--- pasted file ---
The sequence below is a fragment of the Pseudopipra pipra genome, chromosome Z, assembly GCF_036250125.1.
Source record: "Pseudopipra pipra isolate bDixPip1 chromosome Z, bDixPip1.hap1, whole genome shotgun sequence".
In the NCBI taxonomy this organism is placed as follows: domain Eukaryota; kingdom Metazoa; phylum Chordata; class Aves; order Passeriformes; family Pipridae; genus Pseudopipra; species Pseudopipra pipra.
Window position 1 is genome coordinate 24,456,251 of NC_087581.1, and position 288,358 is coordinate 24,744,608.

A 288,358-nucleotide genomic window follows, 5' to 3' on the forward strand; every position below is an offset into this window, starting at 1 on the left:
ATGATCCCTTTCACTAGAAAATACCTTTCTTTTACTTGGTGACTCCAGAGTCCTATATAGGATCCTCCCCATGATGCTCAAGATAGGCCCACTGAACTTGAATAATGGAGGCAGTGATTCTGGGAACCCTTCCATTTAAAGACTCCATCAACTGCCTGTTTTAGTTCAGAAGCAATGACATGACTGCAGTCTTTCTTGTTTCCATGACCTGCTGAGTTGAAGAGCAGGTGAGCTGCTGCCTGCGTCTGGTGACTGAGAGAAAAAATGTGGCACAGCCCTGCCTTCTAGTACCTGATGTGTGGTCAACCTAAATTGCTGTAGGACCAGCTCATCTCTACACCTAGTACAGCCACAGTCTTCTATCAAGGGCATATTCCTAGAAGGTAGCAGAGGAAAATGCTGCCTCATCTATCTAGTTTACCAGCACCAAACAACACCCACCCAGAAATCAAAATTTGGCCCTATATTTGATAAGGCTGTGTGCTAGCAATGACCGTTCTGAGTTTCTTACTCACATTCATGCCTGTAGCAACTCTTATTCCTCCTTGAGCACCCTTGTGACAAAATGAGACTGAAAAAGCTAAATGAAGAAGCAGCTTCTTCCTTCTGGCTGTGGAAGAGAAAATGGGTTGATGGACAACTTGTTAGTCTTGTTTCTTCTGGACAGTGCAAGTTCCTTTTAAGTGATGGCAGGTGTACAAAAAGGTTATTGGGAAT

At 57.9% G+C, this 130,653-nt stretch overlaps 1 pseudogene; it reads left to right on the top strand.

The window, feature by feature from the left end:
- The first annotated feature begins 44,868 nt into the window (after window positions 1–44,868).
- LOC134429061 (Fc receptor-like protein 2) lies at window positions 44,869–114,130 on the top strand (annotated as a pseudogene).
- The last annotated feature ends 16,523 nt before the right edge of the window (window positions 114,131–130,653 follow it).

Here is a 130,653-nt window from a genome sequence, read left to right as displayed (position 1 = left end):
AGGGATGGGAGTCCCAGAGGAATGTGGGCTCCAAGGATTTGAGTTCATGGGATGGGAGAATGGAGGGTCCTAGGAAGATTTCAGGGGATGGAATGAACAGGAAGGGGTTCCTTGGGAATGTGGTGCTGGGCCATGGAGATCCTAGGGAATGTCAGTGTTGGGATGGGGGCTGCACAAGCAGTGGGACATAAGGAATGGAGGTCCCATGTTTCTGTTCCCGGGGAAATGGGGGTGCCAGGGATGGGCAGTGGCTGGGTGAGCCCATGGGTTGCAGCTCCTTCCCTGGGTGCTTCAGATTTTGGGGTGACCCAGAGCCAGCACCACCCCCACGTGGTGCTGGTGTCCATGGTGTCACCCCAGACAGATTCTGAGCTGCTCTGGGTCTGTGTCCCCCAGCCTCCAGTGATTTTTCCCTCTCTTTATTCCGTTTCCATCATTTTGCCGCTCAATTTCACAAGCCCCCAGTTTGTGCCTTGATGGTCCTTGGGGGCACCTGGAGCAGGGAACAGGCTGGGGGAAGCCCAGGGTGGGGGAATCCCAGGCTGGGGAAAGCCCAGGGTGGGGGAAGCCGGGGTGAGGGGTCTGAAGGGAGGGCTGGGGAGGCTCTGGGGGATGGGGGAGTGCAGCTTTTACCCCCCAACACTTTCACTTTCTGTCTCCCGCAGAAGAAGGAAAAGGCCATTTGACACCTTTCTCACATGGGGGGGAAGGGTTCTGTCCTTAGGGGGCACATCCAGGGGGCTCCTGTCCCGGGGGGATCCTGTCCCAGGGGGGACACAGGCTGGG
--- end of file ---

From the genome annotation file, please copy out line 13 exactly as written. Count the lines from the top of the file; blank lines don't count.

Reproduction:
AGGGATGGGAGTCCCAGAGGAATGTGGGCTCCAAGGATTTGAGTTCATGGGATGGGAGAATGGAGGGTCCTAGGAAGATTTCAGGGGATGGAATGAACAGGAAGGGGTTCCTTGGGAATGTGGTGCTGGGCCATGGAGATCCTAGGGAATGTCAGTGTTGGGATGGGGGCTGCACAAGCAGTGGGACATAAGGAATGGAGGTCCCATGTTTCTGTTCCCGGGGAAATGGGGGTGCCAGGGATGGGCAGTGGCTGGGTGAGCCCATGGGTTGCAGCTCCTTCCCTGGGTGCTTCAGATTTTGGGGTGACCCAGAGCCAGCACCACCCCCACGTGGTGCTGGTGTCCATGGTGTCACCCCAGACAGATTCTGAGCTGCTCTGGGTCTGTGTCCCCCAGCCTCCAGTGATTTTTCCCTCTCTTTATTCCGTTTCCATCATTTTGCCGCTCAATTTCACAAGCCCCCAGTTTGTGCCTTGATGGTCCTTGGGGGCACCTGGAGCAGGGAACAGGCTGGGGGAAGCCCAGGGTGGGGGAATCCCAGGCTGGGGAAAGCCCAGGGTGGGGGAAGCCGGGGTGAGGGGTCTGAAGGGAGGGCTGGGGAGGCTCTGGGGGATGGGGGAGTGCAGCTTTTACCCCCCAACACTTTCACTTTCTGTCTCCCGCAGAAGAAGGAAAAGGCCATTTGACACCTTTCTCACATGGGGGGGAAGGGTTCTGTCCTTAGGGGGCACATCCAGGGGGCTCCTGTCCCGGGGGGATCCTGTCCCAGGGGGGACACAGGCTGGG